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Dentalcorp Holdings Ltd., Canada’s biggest network of dental practices, raised $950-million in its public market debut Friday morning, making it the largest health care IPO ever on the Toronto Stock Exchange, and the biggest public offering to date this year.

Shares of Dentalcorp were priced at $14 before trading began, and were virtually unchanged by mid-day, hovering near $13.95. While the common shares of the company raised $700-million, the offering also included a $250-million private placement of 10 million shares sold to institutional shareholders.

Dentalcorp’s largest shareholders – before and after the IPO – include the American-French private equity giant L Catterton, Toronto-based Imperial Capital, the pension fund OPTrust and company founder and chief executive officer Graham Rosenberg.

“This is a huge validation for our business model, especially after the difficult time we went through at the start of the COVID-19 pandemic,” Mr. Rosenberg said in an interview with The Globe and Mail.

Dentalcorp was founded in 2011 and has approximately 7,000 employees across the 434 dental practices it owns. A majority of the clinics are in Ontario and Alberta. The company grew steadily over the past decade, sometimes acquiring up to 60 dental practices a year. That process, however, involved taking on huge amounts of debt. As of March 31, 2021, company filings indicate Dentalcorp had approximately $1.7-billion in debt.

Mr. Rosenberg said Dentalcorp plans to use the proceeds of the IPO mainly to recapitalize its business and continue acquiring dental practices. “We will continue to have a modest amount of debt at levels that our shareholders are happy with. Our main objective is to drive double digit growth in terms of locations, revenue and EBITDA [earnings before interest, taxes, depreciation and amortization],” he added.

The IPO will also include a new $1.3-billion credit facility issued by a group of lenders that includes all of the Big Five Canadian banks and Merrill Lynch.

The offering was initially priced at between $16 and $19 a share, but market volatility over the past few weeks, and the $250-million private placement, compelled underwriters to reprice it at $14, according to Mr. Rosenberg.

L Catterton, the biggest pre-IPO shareholder, operates a $25-billion consumer-focused private equity business and stands to receive approximately $865-million from the IPO. Mr. Rosenberg will receive about $113-million. Both will maintain significant voting control over the company because of the dual-class share structure of the deal.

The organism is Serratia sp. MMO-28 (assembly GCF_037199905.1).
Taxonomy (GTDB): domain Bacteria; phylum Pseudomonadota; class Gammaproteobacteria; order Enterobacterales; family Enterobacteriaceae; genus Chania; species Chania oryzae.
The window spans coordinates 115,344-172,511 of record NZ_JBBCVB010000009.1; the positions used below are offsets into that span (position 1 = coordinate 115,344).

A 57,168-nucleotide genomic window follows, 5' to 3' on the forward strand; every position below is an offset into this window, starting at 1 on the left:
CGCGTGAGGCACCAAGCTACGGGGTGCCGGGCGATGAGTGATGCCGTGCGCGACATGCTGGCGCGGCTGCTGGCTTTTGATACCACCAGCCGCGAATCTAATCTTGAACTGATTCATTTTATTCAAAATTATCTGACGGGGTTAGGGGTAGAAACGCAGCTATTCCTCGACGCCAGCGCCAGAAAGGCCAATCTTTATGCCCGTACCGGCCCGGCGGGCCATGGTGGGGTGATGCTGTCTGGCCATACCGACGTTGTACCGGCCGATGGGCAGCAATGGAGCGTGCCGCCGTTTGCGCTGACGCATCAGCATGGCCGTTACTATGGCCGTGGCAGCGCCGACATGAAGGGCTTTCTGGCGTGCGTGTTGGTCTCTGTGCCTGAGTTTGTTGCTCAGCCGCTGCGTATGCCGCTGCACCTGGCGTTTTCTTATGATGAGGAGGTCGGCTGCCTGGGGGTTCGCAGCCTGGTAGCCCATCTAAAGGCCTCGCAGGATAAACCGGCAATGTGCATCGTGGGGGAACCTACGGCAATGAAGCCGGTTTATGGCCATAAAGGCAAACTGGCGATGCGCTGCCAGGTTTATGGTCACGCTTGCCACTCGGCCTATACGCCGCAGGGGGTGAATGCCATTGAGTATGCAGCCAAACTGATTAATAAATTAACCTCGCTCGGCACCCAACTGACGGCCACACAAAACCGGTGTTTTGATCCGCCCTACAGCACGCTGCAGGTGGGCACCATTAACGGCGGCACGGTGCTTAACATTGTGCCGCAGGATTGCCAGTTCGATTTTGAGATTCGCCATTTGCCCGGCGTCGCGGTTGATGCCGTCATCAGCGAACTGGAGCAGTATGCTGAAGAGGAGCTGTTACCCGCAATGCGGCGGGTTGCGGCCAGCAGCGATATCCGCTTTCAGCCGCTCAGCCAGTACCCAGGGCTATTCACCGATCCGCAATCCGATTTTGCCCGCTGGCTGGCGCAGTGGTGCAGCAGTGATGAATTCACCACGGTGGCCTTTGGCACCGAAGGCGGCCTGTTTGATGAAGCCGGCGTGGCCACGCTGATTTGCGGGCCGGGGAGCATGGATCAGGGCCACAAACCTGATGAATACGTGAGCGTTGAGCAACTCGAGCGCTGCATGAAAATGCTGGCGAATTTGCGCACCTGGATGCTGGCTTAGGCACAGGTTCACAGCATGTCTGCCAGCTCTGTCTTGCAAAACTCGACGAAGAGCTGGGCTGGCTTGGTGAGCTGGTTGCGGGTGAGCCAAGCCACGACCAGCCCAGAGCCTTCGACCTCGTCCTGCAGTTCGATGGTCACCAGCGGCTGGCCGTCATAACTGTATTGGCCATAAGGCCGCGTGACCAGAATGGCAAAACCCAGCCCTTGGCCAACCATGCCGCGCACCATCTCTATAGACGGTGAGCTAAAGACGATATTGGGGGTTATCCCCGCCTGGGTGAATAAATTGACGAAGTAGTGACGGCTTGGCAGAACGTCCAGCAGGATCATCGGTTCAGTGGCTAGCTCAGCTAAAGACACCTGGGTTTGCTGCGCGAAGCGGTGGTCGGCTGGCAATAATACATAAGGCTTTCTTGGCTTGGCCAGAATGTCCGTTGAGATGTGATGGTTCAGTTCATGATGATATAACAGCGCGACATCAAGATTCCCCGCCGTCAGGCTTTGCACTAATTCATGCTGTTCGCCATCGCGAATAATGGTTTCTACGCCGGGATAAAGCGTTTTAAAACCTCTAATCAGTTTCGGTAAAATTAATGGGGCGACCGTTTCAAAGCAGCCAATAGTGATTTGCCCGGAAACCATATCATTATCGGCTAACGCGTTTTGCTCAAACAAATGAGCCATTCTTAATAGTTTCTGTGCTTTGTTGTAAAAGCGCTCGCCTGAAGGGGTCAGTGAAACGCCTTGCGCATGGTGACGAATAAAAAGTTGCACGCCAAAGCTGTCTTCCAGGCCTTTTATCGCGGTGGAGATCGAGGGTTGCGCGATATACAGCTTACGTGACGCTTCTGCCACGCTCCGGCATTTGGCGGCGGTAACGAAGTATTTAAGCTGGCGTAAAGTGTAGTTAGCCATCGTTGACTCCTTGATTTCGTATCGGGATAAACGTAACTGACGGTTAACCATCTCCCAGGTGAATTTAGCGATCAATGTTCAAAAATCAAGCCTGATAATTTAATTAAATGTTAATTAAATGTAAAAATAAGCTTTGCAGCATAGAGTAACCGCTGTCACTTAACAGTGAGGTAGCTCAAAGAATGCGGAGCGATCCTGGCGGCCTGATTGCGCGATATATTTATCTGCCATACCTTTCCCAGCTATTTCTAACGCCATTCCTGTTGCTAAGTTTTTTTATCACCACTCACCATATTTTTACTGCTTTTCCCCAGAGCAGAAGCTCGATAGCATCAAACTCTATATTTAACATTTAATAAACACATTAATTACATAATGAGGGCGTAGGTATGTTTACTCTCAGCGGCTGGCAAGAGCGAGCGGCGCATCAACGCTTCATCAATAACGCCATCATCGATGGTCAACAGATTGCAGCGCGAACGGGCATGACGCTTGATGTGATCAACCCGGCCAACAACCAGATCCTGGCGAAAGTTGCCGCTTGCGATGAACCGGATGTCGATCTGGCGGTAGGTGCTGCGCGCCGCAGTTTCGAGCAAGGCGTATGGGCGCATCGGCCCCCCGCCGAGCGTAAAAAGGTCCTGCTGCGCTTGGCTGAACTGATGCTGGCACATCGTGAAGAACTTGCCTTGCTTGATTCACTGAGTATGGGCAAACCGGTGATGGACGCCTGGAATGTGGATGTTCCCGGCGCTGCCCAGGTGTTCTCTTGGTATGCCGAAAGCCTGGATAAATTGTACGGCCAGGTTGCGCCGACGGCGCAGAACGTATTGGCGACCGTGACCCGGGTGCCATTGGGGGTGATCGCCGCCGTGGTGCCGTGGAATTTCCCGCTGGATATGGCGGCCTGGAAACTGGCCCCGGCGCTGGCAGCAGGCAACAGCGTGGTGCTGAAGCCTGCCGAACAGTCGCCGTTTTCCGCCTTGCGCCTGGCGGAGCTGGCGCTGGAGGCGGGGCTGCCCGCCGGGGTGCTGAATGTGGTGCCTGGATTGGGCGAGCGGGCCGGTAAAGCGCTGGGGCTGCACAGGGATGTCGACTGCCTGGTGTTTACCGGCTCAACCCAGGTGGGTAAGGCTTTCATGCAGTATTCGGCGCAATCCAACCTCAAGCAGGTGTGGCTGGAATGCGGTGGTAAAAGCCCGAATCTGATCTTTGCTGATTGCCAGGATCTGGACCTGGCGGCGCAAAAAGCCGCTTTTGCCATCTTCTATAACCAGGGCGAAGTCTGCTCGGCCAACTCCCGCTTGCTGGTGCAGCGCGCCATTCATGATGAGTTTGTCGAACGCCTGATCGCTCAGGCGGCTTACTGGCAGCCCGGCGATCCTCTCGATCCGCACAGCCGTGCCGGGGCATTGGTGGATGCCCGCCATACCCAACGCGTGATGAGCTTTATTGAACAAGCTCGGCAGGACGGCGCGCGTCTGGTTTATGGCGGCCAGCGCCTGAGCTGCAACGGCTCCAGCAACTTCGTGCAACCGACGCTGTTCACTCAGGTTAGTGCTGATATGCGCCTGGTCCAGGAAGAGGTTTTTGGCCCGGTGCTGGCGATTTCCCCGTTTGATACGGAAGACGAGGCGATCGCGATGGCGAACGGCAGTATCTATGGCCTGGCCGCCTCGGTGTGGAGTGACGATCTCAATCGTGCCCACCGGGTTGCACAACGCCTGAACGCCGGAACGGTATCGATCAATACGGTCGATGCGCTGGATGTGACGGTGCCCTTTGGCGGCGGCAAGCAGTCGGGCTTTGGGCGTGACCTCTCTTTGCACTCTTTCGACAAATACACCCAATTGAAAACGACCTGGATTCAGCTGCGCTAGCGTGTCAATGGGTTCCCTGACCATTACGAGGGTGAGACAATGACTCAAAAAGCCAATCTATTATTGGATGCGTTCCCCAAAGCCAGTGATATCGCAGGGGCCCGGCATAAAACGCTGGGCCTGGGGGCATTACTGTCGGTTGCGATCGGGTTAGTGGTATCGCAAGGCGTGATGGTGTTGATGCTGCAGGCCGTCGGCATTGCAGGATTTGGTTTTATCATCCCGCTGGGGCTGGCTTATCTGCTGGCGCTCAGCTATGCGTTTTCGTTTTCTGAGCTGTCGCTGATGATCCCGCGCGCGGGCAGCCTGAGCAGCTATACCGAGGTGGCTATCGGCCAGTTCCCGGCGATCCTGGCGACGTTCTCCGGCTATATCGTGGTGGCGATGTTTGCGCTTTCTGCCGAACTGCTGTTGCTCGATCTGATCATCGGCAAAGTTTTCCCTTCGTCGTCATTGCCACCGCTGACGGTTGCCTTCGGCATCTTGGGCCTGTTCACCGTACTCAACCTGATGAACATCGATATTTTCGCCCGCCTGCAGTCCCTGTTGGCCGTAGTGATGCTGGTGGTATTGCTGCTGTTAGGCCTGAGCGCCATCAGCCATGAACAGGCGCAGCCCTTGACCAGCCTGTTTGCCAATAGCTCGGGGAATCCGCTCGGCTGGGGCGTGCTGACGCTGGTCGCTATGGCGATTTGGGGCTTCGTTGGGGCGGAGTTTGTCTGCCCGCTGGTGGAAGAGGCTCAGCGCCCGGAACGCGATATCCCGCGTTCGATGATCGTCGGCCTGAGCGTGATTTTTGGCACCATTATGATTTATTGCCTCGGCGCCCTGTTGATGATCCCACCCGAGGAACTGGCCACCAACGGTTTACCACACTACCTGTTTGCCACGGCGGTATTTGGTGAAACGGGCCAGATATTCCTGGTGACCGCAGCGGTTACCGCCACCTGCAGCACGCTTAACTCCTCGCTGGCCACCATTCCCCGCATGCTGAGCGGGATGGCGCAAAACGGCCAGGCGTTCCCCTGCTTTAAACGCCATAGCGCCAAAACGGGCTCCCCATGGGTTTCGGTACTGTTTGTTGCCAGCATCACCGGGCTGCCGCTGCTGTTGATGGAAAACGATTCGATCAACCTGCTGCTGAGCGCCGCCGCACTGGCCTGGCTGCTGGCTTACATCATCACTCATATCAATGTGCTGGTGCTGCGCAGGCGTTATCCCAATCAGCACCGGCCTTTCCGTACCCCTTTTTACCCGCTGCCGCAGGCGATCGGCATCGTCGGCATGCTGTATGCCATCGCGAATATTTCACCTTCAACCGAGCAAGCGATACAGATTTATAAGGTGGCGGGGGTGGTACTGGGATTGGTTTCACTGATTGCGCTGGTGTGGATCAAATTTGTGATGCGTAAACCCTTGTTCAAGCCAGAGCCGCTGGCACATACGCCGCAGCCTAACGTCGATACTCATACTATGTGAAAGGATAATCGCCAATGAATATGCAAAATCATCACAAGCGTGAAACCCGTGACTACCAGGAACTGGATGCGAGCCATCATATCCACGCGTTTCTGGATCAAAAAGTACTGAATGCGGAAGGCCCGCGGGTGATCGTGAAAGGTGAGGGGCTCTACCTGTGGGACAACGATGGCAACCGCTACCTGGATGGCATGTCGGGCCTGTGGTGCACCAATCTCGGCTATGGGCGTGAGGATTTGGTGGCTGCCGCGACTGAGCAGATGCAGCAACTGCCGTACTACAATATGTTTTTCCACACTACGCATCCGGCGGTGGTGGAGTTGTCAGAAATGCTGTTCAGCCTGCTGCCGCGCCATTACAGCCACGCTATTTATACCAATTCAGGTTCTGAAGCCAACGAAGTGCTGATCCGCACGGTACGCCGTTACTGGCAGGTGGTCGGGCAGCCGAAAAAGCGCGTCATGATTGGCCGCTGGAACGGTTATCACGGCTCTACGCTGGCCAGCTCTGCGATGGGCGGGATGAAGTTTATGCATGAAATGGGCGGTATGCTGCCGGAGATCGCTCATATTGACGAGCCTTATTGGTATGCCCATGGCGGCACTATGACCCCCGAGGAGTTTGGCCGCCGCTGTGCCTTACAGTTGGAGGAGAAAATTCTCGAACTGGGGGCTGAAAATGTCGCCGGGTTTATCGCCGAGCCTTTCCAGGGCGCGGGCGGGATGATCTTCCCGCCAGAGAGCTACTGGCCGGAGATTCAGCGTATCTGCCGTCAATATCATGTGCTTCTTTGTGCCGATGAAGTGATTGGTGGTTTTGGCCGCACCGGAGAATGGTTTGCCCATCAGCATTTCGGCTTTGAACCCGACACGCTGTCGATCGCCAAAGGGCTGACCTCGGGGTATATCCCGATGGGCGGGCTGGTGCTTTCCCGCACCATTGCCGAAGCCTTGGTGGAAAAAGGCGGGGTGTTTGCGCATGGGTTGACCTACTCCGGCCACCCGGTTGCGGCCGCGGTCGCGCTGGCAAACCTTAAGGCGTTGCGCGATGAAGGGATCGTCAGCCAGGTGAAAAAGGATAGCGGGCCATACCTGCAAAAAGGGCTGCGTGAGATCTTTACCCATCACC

Dentalcorp’s 2020 revenue was affected by the COVID-19 pandemic because most clinics were forced to shut from March to July, 2020. The company’s prospectus indicates it took a revenue hit of $35-million in the first quarter of 2020 and $215-million for all of last year.

The company is currently not profitable, reporting a net loss of $157-million in 2020. Revenue was $666-million, compared with $768-million in 2019. Dentalcorp is sitting on $232-million in cash.

Dentalcorp’s business model is predicated on acquiring existing dental practices and handing out equity to the owners of those independent businesses. The dentists operating under the Dentalcorp banner technically are not employees of the company, remaining independent contractors through a revenue-sharing agreement.

Dentalcorp sees the Canadian dental market as a massive opportunity because about 95 per cent of dental practices in Canada are still independently owned. The company believes it will continue to grow partly because dentists have an incentive to shift away from running their practices independently.

“Dental professionals want to spend more time delivering care to patients, maintain clinical autonomy and relieve the burden of practice administration,” says the company’s prospectus for investors. Mr. Rosenberg says there is a 96-per-cent retention rate among dentists who have joined his corporation.

The offering was lead by CIBC Capital Markets, Jefferies Securities Inc., BMO Capital Markets and TD Securities Inc. RBC Capital Markets and Bank of America Securities acted as secondary book runners, together with Canaccord Genuity Corp. and Scotia Capital Inc.

The underwriters will be paid a cash fee equivalent to 5 per cent of the total proceeds of the raise. They have also obtained an overallotment option of shares that, if exercised in full, could yield Dentalcorp an additional $105-million.

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